Support for post-conflict health needs - Conflict in Northern Sri Lanka

Funds allocated:
US$ 350 000

Affected population:
280 000 IDPs- SEARHEF supported health needs of 1.2 million people affected in 18 districts

The emergency

As 280 000 IDPs accommodated in Menik Farm began to resettle in their areas of origin, the Ministry of Health was faced with the challenge of providing essential health services to the remaining IDPs in Menik Farm and to the people who had resettled in their areas of origin in the northern province.
Sri Lanka submitted a Joint Plan of Action to be funded by donors directly or through funding mechanisms such as CAP or CERF; with the continuing need for provision of public health services.
The Ministry of Health requested for assistance of US$ 175 000 from SEARHEF in January 2010 and US$ 175 000 in February 2011 to address health priorities until longer-term funding facilities were available.

Funds allocated

At the request of the Ministry of Health, Sri Lanka, supported by the WHO Representative to Sri Lanka, US$ 175 000 were allocated for the emergency from SEARHEF in January 2010 and another US$175 000 in February 2011.

MOH Primary Health Centre in Mankulam supported by WHO

How it made a difference

The SEARHEF assistance in 2010 supported the Ministry of Health to revitalize health systems in the five districts of the northern province, damaged during the armed conflict. The assistance from SEARHEF in February 2011 in addition to continuing to help the Ministry of Health to rebuild the health system, more importantly, supported the Ministry’s efforts in responding to the health needs of 1.2 million people affected in 18 districts by severe flooding as a result of heavy monsoon rains in January and February 2011.

MoH medical doctor and nurse seeing an IDP patient in Menik Farm during the early phases of the displacement in May 2009. MoH surge capacity was supported by WHO with SEARHEF funds

Procuring essential medicines

In 2010 and 2011 with SEARHEF support, essential drugs and supplies were speedily procured and distributed to strengthen primary health care services, including rehabilitation of damaged health facilities, provision of medical equipment, disease surveillance and control of communicable diseases in the resettlement areas.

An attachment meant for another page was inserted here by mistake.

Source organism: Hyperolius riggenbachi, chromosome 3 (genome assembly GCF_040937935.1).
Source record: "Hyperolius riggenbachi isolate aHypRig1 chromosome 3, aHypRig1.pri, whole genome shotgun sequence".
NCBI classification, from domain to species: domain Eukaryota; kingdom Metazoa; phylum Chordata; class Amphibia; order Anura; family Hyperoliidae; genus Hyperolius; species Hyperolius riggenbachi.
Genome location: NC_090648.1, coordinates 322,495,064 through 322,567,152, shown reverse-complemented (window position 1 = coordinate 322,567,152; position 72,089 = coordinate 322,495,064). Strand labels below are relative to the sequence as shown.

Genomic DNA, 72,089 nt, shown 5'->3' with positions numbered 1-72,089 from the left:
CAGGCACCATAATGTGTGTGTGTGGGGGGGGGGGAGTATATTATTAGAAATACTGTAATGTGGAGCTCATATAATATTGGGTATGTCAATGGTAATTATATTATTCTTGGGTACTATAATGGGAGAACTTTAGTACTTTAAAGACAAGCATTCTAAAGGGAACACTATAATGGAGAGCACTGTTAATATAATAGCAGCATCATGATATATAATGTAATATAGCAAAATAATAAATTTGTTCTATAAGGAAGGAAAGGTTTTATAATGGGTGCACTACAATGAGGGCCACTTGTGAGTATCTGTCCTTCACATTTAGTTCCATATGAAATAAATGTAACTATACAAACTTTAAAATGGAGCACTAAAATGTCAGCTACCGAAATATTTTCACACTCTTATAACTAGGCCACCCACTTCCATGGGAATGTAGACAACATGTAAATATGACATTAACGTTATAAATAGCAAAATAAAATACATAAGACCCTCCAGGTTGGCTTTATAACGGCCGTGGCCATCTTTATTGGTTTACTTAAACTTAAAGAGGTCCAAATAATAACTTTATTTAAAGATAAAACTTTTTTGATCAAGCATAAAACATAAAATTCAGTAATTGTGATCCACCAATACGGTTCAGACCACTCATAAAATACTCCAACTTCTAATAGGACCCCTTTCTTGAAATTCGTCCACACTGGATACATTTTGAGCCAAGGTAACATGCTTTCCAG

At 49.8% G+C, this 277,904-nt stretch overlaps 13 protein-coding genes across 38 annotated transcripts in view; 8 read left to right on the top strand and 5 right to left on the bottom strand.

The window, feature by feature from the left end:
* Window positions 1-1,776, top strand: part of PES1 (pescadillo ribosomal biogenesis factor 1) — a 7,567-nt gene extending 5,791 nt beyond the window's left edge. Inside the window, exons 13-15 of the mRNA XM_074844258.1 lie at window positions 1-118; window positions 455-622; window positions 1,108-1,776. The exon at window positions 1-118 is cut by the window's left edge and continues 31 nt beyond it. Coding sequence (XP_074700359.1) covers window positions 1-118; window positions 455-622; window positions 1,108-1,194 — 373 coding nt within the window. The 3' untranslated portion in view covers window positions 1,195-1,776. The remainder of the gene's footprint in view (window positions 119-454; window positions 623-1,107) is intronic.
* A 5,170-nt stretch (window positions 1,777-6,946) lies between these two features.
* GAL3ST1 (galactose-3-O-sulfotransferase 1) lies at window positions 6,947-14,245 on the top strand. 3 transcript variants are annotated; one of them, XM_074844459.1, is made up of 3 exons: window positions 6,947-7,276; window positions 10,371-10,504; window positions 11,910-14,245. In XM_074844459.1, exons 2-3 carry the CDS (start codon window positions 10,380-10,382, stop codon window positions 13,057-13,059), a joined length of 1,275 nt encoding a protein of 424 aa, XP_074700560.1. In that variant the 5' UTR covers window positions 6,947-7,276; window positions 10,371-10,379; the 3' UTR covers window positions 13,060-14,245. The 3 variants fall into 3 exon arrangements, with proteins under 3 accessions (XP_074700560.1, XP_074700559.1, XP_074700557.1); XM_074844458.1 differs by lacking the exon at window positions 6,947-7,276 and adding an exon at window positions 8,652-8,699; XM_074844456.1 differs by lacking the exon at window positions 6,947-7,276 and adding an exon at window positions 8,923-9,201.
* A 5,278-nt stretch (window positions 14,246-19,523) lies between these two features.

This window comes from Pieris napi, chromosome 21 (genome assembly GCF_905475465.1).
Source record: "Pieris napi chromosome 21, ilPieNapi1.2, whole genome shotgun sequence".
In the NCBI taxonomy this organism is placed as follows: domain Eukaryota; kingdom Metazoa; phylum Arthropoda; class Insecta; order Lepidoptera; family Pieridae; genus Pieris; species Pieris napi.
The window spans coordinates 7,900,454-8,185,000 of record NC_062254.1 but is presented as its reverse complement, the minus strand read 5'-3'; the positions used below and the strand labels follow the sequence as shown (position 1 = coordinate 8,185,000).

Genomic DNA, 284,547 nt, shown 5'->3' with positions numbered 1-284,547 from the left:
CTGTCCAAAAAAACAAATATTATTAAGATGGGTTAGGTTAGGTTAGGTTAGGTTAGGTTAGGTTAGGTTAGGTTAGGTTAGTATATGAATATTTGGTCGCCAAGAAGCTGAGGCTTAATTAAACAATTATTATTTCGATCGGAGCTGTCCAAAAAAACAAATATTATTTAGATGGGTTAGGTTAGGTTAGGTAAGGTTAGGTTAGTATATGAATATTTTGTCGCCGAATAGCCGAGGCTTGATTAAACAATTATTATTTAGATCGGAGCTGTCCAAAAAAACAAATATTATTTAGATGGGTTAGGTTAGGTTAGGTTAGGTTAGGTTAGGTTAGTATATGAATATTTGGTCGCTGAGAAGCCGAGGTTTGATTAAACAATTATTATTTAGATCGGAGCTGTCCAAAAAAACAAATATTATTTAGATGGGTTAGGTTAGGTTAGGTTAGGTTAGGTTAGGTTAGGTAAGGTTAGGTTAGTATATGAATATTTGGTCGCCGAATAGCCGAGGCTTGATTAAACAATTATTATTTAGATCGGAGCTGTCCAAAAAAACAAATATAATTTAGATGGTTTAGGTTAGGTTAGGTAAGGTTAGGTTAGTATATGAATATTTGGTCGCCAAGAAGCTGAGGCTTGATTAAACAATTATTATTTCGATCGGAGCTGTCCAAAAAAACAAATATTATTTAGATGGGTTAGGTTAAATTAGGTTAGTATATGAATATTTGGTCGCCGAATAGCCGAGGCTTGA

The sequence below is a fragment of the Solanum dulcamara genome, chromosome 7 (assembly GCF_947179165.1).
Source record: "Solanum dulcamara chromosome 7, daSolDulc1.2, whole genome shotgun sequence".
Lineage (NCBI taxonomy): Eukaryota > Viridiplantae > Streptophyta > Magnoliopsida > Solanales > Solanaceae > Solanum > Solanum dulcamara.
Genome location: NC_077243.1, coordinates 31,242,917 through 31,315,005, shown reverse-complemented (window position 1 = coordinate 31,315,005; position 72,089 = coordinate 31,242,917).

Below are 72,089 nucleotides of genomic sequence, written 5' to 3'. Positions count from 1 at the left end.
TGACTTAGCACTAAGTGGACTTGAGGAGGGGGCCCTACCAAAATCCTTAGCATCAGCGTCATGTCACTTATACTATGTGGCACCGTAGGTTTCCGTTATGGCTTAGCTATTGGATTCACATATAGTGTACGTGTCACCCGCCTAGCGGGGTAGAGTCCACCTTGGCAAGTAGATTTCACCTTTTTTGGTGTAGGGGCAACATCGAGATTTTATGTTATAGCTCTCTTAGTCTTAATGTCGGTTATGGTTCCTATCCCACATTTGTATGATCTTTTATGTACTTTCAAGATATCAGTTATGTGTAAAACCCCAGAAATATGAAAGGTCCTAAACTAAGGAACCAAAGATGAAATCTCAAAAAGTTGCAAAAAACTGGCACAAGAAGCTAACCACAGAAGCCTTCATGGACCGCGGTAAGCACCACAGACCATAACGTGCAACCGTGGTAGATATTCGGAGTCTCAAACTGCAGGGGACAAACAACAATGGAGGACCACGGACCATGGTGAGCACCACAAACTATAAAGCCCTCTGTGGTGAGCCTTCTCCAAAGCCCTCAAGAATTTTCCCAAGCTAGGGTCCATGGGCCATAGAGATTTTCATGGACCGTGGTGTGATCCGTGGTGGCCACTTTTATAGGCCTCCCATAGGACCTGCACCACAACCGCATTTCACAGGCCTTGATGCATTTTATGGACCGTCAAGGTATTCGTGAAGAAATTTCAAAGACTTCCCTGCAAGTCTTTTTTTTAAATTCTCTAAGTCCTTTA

In 2011 SEARHEF was also able to support the MoH in providing essential health care services to the 18 most severely flood affected districts including replacement of damaged critical equipment in health facilities

Road between Polonnaruwa and Batticaloa flooded with about 5 feet of water during the February 2011 monsoon rains
Road between Polonnaruwa and Batticaloa flooded with about 5 feet of water during the February 2011 monsoon rains

Rapid assessment

Rapid assessment of the situation and followup assessments were carried out to evaluate the impact of the flood and the gaps that had to be filled for health care response.

Provision of essential health care

Supplies and drugs mobilized by the Ministry of Health were provided to rapid response teams during the floods of January and February 2011 to extend essential health care services to the displaced population.

The outcome for such prompt action: Critical medical equipment and other medical items were available in the health facilities in the resettlement areas. Health needs and gaps in the 18 floodaffected districts were addressed. No disease outbreak was reported in the resettlement areas. No disease outbreak was reported in the flood-affected districts

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